The Global Domination of Big Tech

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The big four — Apple, Amazon, Facebook, and Google — have literally changed the face of the world economy, and are collectively responsible for creating a combined market capitalization equivalent to the GDP of India with a population the size of the Lower East Side of Manhattan.

This, according to Scott Galloway, professor of marketing at NYU Stern, founder of L2 Inc. and author of The Four: The Hidden DNA of Apple, Amazon, Facebook, and Google, means we need to watch these four — and other potential disruptors — very closely, as they point the way toward understanding the economy as a whole and where innovation will lead us.

How Dominant Are They?

It’s easy to compare these companies to industrial powerhouses that existed at the turn of the Twentieth Century. But, if we look at them from the perspective of market share, the picture turns out a bit different.

Except for Google, which now controls 90 percent of the market for internet searches — now a larger market by dollar volume than the advertising market of any nation with the exception of the United States — Facebook, Amazon, and Apple don’t enjoy excessive market share, Galloway noted. Amazon, for example, captures around 4 percent of retail, and Apple only has 15 percent share of the phone market.

“By traditional share standards, they’re not as dominant and have competition everywhere,” Galloway noted. “But you can flip those numbers pretty easily. For example, Amazon has probably a 40 percent share of online retail, and depending on the numbers you look at, captures somewhere between a third and a half of all retail growth in the US”.

This has given Amazon tremendous leverage, and it enjoys the ability to enter nearly any space and be disruptive by virtue of the capital it can bring to bear in any sector, Galloway noted.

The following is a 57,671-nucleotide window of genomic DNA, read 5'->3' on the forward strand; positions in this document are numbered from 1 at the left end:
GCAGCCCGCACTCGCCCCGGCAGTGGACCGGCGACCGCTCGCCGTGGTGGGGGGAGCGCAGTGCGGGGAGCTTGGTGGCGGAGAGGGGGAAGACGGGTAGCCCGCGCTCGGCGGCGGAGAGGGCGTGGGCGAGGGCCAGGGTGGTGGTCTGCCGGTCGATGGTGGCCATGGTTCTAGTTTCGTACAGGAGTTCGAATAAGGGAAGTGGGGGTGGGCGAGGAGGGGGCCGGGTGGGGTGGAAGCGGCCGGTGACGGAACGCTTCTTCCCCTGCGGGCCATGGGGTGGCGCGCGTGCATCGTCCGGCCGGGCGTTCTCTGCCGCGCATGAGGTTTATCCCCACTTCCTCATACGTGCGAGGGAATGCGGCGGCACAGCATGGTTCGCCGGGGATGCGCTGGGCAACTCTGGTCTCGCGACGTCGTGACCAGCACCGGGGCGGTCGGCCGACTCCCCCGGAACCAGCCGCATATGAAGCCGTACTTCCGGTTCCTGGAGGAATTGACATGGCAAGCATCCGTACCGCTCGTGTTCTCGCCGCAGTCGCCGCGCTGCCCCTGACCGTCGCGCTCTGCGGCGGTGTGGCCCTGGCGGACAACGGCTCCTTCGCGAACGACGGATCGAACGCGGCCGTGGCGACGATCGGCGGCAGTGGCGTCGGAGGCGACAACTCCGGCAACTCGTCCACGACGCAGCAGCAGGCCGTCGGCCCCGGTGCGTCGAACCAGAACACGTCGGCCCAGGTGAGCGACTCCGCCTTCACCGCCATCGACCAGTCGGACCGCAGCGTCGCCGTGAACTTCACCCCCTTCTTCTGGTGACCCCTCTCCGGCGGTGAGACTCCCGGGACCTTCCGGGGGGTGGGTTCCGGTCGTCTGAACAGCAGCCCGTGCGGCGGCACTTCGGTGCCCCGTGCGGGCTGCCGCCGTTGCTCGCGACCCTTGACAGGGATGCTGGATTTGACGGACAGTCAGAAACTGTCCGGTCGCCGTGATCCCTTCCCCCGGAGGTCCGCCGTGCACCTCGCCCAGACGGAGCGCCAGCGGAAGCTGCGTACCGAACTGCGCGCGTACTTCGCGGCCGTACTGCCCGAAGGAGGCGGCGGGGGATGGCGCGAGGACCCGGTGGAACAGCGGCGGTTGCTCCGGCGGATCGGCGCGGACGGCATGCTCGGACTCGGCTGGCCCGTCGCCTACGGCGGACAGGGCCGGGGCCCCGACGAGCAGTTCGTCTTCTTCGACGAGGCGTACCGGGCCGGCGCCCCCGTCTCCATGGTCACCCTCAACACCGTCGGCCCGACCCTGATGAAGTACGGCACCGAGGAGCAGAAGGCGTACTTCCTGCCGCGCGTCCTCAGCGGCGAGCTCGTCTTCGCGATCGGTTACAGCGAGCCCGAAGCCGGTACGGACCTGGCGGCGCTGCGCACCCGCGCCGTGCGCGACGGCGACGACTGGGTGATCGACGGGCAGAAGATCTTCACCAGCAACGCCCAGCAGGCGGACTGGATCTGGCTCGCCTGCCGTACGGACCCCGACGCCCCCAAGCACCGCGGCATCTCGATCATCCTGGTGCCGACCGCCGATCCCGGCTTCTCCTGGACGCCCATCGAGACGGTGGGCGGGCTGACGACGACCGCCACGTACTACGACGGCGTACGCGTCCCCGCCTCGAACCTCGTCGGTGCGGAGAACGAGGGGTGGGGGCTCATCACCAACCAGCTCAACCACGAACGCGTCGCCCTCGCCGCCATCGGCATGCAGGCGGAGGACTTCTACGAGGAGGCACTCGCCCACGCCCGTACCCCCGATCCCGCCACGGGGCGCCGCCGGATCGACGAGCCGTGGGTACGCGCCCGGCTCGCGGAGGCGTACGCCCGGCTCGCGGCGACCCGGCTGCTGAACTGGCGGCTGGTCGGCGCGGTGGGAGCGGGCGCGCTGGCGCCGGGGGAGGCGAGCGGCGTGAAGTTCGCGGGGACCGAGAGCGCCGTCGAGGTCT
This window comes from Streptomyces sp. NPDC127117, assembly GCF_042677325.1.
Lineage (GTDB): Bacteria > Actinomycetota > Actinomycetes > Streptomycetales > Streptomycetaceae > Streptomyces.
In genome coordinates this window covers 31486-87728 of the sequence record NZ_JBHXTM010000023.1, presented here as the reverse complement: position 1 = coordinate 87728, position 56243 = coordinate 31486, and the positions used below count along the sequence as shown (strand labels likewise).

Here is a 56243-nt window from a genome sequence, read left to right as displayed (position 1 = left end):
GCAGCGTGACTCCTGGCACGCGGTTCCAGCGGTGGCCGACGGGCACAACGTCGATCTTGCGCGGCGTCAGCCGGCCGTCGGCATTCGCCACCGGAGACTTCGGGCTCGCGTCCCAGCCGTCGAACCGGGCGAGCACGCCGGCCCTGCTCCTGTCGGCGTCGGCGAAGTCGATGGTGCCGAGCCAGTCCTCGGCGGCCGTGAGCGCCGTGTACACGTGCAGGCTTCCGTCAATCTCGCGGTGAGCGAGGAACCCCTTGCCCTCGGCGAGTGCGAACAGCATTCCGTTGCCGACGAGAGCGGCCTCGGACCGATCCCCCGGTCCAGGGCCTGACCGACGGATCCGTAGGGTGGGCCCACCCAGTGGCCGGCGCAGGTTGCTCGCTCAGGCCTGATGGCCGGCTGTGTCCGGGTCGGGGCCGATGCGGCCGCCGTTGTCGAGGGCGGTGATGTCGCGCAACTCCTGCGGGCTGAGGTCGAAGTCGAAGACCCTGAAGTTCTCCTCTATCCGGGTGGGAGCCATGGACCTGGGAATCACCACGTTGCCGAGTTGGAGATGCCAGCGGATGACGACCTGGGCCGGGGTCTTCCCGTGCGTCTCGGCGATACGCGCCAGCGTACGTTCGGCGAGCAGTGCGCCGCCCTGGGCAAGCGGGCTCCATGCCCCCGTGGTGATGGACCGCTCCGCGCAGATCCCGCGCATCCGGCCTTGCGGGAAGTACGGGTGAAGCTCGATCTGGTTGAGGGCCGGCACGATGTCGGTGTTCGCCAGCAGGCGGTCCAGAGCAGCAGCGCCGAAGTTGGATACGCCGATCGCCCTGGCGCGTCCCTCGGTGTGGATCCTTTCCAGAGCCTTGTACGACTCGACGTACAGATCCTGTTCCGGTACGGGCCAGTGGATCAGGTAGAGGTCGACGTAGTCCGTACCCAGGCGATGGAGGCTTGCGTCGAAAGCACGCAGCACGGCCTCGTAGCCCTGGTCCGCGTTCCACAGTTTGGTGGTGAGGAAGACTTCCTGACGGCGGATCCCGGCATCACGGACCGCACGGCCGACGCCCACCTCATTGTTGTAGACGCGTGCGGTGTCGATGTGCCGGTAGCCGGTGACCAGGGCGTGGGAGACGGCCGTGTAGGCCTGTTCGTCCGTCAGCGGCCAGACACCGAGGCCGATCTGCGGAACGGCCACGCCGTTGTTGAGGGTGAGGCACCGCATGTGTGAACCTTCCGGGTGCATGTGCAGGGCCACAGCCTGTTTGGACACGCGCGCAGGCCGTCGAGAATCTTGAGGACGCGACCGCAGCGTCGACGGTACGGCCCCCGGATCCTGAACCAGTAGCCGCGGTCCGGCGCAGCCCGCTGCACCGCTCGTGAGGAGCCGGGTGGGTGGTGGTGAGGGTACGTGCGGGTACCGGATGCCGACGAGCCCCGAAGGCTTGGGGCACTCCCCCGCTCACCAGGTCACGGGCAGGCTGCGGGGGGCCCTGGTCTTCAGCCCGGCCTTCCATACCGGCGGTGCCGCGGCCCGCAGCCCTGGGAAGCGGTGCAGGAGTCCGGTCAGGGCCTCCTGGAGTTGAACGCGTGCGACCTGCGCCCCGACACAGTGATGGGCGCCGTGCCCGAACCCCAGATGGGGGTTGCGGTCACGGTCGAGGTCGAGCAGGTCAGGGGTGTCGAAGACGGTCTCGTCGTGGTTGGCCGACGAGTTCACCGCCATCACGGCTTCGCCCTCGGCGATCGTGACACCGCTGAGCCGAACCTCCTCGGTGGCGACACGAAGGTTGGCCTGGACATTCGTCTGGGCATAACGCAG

Does Amazon’s Profitability Matter?

Despite its huge market cap, Amazon hasn’t been profitable, in contrast to the other names in the group of four.

“They’re selling vision and growth,” Galloway said. “We’ve never seen anything like it, and you could argue that our tax system isn’t prepared for it.”

For example, since the Great Recession, Wall Mart has paid $64 billion in corporate income taxes, where Amazon has only paid $1.4 billion because Amazon runs at break-even on purpose.

This has inverted the traditional relationship between markets and companies, at least in Amazon’s case.

“Amazon is the exception,” Galloway said. “They purposely run their company at break-even, giving every consumer 100 cents back on the dollar in terms of product and service, making the value proposition to consumers just incredible.”

Apple a Juggernaut of Profitability

“The rumor of the death of stores has been greatly exaggerated,” Galloway said. “There is no such thing long-term, in my view, as a successful pure-play e-commerce company. There are two types of e-commerce companies: Those that will open stores, and those that will go out of business.”

We are going through a rational, cyclical culling of stores, however, and the US is severely overstored, he noted. From 1970 to 2015, malls grew at twice the pace of the population in the United States, for example.

This makes Apple’s relatively recent decision to invest billions of dollars into Apple Stores one that produced more shareholder value than any other decision in modern business, Galloway stated.

Apple’s 500 “temples” to its brand and have created tremendous brand equity, giving Apple operating margins equivalent of Ferrari, Galloway noted, with the production volume of Toyota.

As a result of high margins and high production volume, Apple has become the most profitable company, by a long shot, in the history of business. It has more cash on its balance sheet than the GDP of many countries, Galloway stated, and it will create more profit this year than Google, Facebook and Amazon combined.

Google and Facebook Dominating Media

While Google and Facebook have been reluctant to recognize themselves as media companies, they control a huge portion of the advertising market and are producing content at incredible speed with large amounts of capital investment.

Both also collect huge amounts of data about their users’ behavior, something that has many concerned about privacy and control through data mining.

While we haven’t caught up to technological development, Galloway doesn’t think this is an inherently bad development.

“If you can understand how (these companies) make money; if you can understand what is so powerful about their culture; if you can understand the relationship they have with investment markets, you will have a greater understanding of where technology and innovation collide with information services and media,” Galloway said. “You’re going to understand 50 to 70 percent of our consumer economy.”

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